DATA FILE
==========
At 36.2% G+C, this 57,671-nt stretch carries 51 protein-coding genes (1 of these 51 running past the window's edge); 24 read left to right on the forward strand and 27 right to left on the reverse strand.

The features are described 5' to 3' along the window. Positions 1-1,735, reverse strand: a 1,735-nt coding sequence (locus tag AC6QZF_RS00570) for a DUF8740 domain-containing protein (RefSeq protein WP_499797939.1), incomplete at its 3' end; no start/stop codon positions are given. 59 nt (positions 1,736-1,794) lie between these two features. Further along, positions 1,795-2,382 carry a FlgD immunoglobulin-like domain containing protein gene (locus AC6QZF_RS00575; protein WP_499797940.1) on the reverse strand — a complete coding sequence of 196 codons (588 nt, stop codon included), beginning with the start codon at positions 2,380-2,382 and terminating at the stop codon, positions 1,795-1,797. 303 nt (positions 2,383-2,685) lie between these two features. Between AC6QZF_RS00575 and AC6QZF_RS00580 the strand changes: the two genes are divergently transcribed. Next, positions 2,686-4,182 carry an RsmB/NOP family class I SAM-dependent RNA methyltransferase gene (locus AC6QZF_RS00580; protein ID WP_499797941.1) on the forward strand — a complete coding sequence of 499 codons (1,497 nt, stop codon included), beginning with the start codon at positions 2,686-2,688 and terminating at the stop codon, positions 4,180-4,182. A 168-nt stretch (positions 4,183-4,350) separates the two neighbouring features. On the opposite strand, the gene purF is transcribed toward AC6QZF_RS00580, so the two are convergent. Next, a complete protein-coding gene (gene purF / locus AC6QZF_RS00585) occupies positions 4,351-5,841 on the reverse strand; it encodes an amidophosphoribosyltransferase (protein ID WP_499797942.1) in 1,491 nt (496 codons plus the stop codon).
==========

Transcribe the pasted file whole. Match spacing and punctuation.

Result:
At 36.2% G+C, this 57,671-nt stretch carries 51 protein-coding genes (1 of these 51 running past the window's edge); 24 read left to right on the forward strand and 27 right to left on the reverse strand.

The features are described 5' to 3' along the window. Positions 1-1,735, reverse strand: a 1,735-nt coding sequence (locus tag AC6QZF_RS00570) for a DUF8740 domain-containing protein (RefSeq protein WP_499797939.1), incomplete at its 3' end; no start/stop codon positions are given. 59 nt (positions 1,736-1,794) lie between these two features. Further along, positions 1,795-2,382 carry a FlgD immunoglobulin-like domain containing protein gene (locus AC6QZF_RS00575; protein WP_499797940.1) on the reverse strand — a complete coding sequence of 196 codons (588 nt, stop codon included), beginning with the start codon at positions 2,380-2,382 and terminating at the stop codon, positions 1,795-1,797. 303 nt (positions 2,383-2,685) lie between these two features. Between AC6QZF_RS00575 and AC6QZF_RS00580 the strand changes: the two genes are divergently transcribed. Next, positions 2,686-4,182 carry an RsmB/NOP family class I SAM-dependent RNA methyltransferase gene (locus AC6QZF_RS00580; protein ID WP_499797941.1) on the forward strand — a complete coding sequence of 499 codons (1,497 nt, stop codon included), beginning with the start codon at positions 2,686-2,688 and terminating at the stop codon, positions 4,180-4,182. A 168-nt stretch (positions 4,183-4,350) separates the two neighbouring features. On the opposite strand, the gene purF is transcribed toward AC6QZF_RS00580, so the two are convergent. Next, a complete protein-coding gene (gene purF / locus AC6QZF_RS00585) occupies positions 4,351-5,841 on the reverse strand; it encodes an amidophosphoribosyltransferase (protein ID WP_499797942.1) in 1,491 nt (496 codons plus the stop codon).